Vendor pruning should support D8-style root-projects
civicrm-core:composer.json, there are a series of script declarations. One of the most common elements of these scripts is that the clean out example files.
There are two basic scenarios for deploying
- (A) CiviCRM as root-project/application
git clone https://github.com/civicrm/civicrm-core.git civircm cd civicrm composer install
- (B) CiviCRM as library/dependency in another root-project/application
composer create-project drupal/recommended-project my-site cd my-site composer require civicrm/civicrm-core
In scenario (A), various files (examples/docs/tests) under
vendor are cleaned out.
In scenario (B), they are not.
For a list of specific items that are currently cleaned, see:
grep safe_delete tools/scripts/composer/*.sh
- It should be possible to clean out these artifacts in both scenarios.
- The cleaning mechanism and rules should be the same (shared) in both scenarios.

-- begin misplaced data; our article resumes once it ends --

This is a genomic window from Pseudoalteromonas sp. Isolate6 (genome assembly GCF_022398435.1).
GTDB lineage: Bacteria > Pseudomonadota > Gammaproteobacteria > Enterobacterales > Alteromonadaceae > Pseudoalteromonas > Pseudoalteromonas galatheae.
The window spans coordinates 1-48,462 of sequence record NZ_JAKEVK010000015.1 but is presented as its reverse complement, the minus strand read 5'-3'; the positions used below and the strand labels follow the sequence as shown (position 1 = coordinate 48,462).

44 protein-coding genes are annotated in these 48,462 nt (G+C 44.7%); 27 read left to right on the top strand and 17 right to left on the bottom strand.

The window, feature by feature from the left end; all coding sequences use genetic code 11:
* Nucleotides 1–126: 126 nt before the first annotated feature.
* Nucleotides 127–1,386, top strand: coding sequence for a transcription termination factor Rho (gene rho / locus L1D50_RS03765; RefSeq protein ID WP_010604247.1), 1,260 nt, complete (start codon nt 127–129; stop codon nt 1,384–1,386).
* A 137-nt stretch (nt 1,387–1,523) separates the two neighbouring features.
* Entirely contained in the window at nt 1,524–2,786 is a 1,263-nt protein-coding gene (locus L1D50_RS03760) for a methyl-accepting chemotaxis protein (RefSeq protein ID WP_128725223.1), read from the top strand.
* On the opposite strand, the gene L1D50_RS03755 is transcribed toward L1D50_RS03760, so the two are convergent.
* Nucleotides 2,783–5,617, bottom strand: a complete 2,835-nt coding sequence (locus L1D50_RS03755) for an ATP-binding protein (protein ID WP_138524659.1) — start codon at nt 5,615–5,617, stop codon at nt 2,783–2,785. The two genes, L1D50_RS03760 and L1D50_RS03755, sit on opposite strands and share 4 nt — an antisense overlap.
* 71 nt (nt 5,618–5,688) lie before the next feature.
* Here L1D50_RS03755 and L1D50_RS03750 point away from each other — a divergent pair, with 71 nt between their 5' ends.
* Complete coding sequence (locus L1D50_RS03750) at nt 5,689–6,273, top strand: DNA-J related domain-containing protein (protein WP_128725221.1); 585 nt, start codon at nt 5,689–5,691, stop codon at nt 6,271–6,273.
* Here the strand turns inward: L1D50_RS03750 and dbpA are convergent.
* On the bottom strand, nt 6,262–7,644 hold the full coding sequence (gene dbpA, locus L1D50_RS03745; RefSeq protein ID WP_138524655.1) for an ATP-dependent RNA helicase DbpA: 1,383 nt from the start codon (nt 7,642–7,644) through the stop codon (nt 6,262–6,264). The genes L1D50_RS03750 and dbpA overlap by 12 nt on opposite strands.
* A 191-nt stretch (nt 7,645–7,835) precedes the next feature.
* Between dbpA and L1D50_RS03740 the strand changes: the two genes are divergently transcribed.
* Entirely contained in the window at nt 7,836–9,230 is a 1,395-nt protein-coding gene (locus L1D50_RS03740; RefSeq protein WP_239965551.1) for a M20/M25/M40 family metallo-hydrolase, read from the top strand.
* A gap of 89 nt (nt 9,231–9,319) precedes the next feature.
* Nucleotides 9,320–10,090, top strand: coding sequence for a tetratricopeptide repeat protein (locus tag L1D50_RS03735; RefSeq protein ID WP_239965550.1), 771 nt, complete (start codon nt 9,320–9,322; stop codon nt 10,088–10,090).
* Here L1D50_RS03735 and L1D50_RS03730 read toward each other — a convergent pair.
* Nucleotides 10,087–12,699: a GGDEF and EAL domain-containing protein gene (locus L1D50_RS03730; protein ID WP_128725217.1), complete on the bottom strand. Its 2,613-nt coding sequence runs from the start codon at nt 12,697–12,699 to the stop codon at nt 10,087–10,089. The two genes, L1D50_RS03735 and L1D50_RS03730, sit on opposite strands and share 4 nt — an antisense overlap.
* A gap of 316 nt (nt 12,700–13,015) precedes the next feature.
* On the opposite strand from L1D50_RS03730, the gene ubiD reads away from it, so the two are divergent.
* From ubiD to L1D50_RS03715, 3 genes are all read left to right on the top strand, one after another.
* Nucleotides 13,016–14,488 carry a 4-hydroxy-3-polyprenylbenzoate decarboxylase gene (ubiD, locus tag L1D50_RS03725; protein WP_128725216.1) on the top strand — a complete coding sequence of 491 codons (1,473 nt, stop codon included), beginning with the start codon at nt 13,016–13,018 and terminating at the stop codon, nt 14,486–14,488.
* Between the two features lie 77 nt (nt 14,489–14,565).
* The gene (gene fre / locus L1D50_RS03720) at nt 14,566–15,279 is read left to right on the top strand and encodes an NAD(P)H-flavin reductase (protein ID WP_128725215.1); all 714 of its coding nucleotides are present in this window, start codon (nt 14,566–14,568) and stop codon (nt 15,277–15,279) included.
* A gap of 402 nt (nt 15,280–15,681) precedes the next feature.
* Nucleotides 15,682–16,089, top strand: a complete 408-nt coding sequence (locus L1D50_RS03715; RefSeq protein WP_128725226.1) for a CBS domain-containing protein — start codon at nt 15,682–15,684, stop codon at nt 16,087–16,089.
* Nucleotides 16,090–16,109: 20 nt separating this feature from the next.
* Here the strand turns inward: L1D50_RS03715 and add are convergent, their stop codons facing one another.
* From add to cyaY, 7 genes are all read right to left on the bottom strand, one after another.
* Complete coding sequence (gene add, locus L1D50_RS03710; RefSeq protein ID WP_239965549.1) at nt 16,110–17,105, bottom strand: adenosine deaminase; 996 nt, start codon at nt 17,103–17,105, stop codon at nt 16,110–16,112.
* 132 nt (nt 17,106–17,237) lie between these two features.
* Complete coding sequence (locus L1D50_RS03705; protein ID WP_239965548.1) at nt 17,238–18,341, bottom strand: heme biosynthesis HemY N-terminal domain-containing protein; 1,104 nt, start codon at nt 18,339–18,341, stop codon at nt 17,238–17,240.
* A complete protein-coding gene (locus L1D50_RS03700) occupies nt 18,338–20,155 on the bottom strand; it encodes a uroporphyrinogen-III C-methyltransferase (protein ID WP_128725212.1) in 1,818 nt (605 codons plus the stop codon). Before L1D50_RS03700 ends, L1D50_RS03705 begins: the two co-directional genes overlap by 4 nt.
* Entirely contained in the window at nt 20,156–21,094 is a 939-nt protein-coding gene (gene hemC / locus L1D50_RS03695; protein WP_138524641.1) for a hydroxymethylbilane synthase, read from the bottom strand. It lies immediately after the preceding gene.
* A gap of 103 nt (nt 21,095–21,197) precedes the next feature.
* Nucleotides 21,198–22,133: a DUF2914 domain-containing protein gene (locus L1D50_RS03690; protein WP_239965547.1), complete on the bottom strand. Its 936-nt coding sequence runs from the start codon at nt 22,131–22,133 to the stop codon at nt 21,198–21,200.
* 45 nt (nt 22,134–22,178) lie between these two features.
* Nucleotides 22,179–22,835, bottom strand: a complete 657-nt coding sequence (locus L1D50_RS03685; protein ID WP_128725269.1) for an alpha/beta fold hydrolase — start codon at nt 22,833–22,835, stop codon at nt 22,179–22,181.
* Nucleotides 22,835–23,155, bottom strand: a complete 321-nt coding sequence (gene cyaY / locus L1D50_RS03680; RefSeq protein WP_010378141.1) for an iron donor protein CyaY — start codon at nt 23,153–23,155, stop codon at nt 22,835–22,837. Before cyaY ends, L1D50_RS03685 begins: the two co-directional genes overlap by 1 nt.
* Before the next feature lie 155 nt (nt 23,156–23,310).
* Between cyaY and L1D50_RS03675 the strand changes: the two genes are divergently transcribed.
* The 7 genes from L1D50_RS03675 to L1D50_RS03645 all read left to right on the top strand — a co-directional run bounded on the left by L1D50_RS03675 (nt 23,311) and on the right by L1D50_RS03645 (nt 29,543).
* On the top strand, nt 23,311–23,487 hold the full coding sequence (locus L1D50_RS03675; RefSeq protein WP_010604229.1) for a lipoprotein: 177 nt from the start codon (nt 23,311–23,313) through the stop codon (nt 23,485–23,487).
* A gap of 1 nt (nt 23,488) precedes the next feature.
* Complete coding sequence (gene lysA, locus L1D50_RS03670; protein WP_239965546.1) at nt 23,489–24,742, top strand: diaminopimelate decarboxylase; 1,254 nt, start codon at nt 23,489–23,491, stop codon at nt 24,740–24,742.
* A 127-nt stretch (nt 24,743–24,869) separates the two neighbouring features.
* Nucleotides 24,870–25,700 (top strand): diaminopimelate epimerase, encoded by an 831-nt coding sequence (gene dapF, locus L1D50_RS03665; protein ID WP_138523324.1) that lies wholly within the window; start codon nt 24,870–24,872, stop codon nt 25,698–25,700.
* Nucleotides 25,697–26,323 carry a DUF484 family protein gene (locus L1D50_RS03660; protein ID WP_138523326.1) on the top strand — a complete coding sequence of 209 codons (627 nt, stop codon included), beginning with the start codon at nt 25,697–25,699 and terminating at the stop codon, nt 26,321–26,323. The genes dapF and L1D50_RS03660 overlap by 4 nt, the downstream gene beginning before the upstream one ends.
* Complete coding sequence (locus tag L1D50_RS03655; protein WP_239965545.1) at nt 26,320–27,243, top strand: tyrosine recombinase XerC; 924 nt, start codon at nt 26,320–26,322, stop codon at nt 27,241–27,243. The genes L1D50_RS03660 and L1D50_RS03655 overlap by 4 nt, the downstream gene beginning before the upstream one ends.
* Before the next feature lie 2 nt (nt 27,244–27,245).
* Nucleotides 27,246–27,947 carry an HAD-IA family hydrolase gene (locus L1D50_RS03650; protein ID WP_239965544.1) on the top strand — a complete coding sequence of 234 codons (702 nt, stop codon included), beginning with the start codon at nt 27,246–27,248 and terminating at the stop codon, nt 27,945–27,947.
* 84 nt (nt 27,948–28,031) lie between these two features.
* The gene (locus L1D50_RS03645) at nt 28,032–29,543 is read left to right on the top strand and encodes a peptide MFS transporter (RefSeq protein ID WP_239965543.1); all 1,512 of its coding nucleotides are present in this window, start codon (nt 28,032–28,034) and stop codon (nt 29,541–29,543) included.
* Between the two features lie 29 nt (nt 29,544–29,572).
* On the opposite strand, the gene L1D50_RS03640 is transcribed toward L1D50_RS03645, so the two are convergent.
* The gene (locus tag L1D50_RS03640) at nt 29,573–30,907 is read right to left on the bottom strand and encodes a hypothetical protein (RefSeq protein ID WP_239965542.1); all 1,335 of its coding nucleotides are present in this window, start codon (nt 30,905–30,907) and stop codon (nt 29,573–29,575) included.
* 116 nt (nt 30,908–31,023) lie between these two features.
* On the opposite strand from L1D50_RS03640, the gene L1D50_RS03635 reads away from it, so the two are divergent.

- The cleaning should be optional - so that (a) it is possible to create a development-oriented build and (b) it is possible to choose some cleaner that is designated by the CMS community.
- (Low priority) The cleaning should be enabled by default (i.e. opt-out).
- When cleaning scenario (B), one should converge on identical code in each sub-case: (i) creating a project and adding CiviCRM to it anew; (ii) taking an existing
composer.json(with CiviCRM and everything else), deleting the
vendor/tree, and re-running
composer install; (iii) performing updates on an existing project.
Many of th rules in
tools/scripts/composer/*.sh could potentially be replaced by some kind of composer-based cleaning plugin.
The list of composer plugins includes a few focused on cleaning up
vendor. I haven't fully assessed how these match up with the proposed behavior.
If you were comparing (A) w/d7 against (B) w/D8, you might observe that cleaning artifacts is less important in the latter case because
vendor is hidden. That means
*.php files aren't web-accessible. Never-the-less, even in (B), there is a file-sync operation to publish assets, and this could publish example/test/doc files in JS/CSS/etc format. Vulnerabilities in that case are less likely and more constrained (e.g. it probably cannot execute arbitrary PHP code; but OTOH the browser trusts JS files based on their origin, and that might be exploitable in some poorly written JS demo file).